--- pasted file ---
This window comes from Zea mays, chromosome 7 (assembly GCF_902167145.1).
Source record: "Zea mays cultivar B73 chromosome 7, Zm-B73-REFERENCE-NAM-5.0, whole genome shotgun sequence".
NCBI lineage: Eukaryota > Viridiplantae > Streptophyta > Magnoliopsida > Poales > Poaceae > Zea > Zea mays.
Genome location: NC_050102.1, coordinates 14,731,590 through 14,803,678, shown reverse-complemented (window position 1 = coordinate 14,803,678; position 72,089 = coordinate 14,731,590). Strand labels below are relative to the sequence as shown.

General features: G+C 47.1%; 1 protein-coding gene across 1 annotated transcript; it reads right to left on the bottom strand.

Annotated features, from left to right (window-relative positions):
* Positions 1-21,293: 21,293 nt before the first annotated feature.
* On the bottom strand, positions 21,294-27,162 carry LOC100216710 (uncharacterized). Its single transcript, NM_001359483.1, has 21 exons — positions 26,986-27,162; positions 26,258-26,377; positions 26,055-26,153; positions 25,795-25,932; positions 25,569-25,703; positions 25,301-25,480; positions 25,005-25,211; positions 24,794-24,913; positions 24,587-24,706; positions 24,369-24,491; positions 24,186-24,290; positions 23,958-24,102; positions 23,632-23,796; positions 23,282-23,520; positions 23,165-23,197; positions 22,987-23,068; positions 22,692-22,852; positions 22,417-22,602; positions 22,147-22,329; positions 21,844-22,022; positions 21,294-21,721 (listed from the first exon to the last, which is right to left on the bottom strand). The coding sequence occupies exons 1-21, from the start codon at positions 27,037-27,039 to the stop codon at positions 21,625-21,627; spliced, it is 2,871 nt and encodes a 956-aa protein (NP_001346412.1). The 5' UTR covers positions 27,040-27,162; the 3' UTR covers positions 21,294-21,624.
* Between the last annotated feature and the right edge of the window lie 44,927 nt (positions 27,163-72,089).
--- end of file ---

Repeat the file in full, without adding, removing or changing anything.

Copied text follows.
This window comes from Zea mays, chromosome 7 (assembly GCF_902167145.1).
Source record: "Zea mays cultivar B73 chromosome 7, Zm-B73-REFERENCE-NAM-5.0, whole genome shotgun sequence".
NCBI lineage: Eukaryota > Viridiplantae > Streptophyta > Magnoliopsida > Poales > Poaceae > Zea > Zea mays.
Genome location: NC_050102.1, coordinates 14,731,590 through 14,803,678, shown reverse-complemented (window position 1 = coordinate 14,803,678; position 72,089 = coordinate 14,731,590). Strand labels below are relative to the sequence as shown.

General features: G+C 47.1%; 1 protein-coding gene across 1 annotated transcript; it reads right to left on the bottom strand.

Annotated features, from left to right (window-relative positions):
* Positions 1-21,293: 21,293 nt before the first annotated feature.
* On the bottom strand, positions 21,294-27,162 carry LOC100216710 (uncharacterized). Its single transcript, NM_001359483.1, has 21 exons — positions 26,986-27,162; positions 26,258-26,377; positions 26,055-26,153; positions 25,795-25,932; positions 25,569-25,703; positions 25,301-25,480; positions 25,005-25,211; positions 24,794-24,913; positions 24,587-24,706; positions 24,369-24,491; positions 24,186-24,290; positions 23,958-24,102; positions 23,632-23,796; positions 23,282-23,520; positions 23,165-23,197; positions 22,987-23,068; positions 22,692-22,852; positions 22,417-22,602; positions 22,147-22,329; positions 21,844-22,022; positions 21,294-21,721 (listed from the first exon to the last, which is right to left on the bottom strand). The coding sequence occupies exons 1-21, from the start codon at positions 27,037-27,039 to the stop codon at positions 21,625-21,627; spliced, it is 2,871 nt and encodes a 956-aa protein (NP_001346412.1). The 5' UTR covers positions 27,040-27,162; the 3' UTR covers positions 21,294-21,624.
* Between the last annotated feature and the right edge of the window lie 44,927 nt (positions 27,163-72,089).